Other groups – for example, WATCH – always argued that there should be as little as possible written down and that we should simply change the law and rely on individual bishops to make pastoral provision locally as a matter of grace and courtesy. That would obviously in many ways be an ideal way forward; but we need to bear in mind that there has developed a culture of, I think suspicion would not be putting it too strongly, which – despite the remarkable work of the 18 months or so since the failure of the November 2012 measure – has not been completely removed; it has been substantially reduced. Even now, I am sure that you will have heard from those who regretted that such and such an element did not feature in the overall package, and we have to bear in mind that when people feel that for theological reasons they are correct in a particular approach, they tend to have strong views about it. I think my experience in office would have convinced me of that even if I didn’t know it before.

The Bishop of Rochester, on my right, chaired the steering committee with enormous skill, and it was their report last October that constituted the breakthrough. Thirteen of the 15 members were prepared to commend it. It was very unusual to have 15 members on the steering committee: we put in everyone right across the spectrum so that the steering committee was a sort of microcosm of the Synod – and that was a deliberate process so that all the arguments were in the steering committee.

We also had a day, a year ago, in the Synod of facilitated discussion around the subject, in small groups, which had never been done before, organised by David Porter with a very significant number of facilitators from around the country – and that, I think it would be fair to say, I’m not exaggerating, has completely changed the atmosphere among the vast majority of the Synod: not only on those matters, but generally in the way we deal with each other. For a number of people it was the first time they’d met those with whom they disagreed.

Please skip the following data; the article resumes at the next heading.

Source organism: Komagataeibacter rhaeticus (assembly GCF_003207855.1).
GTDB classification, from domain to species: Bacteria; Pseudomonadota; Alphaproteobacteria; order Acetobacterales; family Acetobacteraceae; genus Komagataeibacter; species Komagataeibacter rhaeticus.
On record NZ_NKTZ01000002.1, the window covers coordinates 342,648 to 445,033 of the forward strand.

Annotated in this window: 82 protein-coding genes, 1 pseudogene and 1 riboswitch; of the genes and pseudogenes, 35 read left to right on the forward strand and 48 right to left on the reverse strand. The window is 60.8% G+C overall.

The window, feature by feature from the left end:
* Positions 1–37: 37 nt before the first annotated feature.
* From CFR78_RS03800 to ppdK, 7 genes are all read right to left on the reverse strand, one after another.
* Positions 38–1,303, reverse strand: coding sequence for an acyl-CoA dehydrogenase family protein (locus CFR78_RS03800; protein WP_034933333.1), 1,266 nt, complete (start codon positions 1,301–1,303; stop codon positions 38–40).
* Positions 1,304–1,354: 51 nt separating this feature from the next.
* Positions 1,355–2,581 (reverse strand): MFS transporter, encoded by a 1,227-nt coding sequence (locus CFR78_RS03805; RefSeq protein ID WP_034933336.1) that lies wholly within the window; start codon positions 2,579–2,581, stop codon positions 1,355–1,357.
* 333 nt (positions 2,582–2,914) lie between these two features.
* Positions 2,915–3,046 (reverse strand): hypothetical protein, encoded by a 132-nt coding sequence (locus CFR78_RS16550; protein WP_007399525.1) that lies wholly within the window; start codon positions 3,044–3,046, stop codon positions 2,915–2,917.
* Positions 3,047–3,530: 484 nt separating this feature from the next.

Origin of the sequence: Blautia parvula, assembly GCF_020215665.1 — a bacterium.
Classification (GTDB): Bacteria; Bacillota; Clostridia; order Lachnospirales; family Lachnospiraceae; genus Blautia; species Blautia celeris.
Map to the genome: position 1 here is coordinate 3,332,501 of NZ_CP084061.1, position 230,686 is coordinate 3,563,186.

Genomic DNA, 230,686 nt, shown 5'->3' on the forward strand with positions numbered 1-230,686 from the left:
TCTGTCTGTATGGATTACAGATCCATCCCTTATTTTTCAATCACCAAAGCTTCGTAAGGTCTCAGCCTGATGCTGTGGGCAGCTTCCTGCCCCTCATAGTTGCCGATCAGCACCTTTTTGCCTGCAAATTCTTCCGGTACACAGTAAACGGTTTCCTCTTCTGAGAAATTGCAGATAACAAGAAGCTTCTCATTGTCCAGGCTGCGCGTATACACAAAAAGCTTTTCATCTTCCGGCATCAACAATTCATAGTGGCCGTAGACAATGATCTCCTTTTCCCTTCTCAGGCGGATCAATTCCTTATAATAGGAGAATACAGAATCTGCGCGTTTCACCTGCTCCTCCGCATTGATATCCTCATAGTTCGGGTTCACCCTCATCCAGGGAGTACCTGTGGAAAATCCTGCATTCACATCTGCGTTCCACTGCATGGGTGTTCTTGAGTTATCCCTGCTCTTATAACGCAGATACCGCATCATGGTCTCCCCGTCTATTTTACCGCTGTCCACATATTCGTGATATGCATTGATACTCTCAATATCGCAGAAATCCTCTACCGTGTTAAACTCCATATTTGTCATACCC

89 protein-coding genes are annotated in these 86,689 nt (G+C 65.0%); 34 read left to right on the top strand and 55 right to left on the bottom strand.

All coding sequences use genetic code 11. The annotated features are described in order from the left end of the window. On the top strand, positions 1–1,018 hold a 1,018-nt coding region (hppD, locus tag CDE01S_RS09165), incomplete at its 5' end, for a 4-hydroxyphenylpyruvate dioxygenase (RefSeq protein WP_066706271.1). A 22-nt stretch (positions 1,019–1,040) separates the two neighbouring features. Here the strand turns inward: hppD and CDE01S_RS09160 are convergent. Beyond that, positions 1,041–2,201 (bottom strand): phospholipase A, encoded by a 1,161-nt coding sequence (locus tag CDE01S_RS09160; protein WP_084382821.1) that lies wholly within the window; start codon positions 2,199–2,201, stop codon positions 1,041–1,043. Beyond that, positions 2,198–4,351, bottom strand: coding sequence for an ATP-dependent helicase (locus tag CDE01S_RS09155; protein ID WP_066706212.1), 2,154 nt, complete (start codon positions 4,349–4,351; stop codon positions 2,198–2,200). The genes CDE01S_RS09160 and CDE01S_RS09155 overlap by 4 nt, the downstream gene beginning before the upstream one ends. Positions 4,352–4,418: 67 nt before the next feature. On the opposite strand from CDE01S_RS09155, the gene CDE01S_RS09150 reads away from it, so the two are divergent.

It was on the back of that that we managed to secure an acceleration of the process through the Synod, the agreement of all 43 dioceses who voted on the package – one diocese, after we’d got through the previous round in February, normally we would have had to wait until November. Standing orders were waived, if I remember rightly, that required a three-quarters majority, which we got. We actually got 90.3 per cent on that occasion, and as a result we were able to shorten the consultation period and take the revision stage over the last series of Synod meetings a week ago.

In the intervening few months a majority of dioceses had to vote in favour or against in their diocesan synods. Forty-three of the 44 met – the one who didn’t was Europe, which extends from Vladivostok to Casablanca, and therefore meetings are a touch difficult to arrange. All 43 voted in favour; on the November 2012, 42 had voted in favour. There is much more that I could say, but I hope that gives you a reasonable scope for consideration.

Watch the full hearing on the Parliament TV website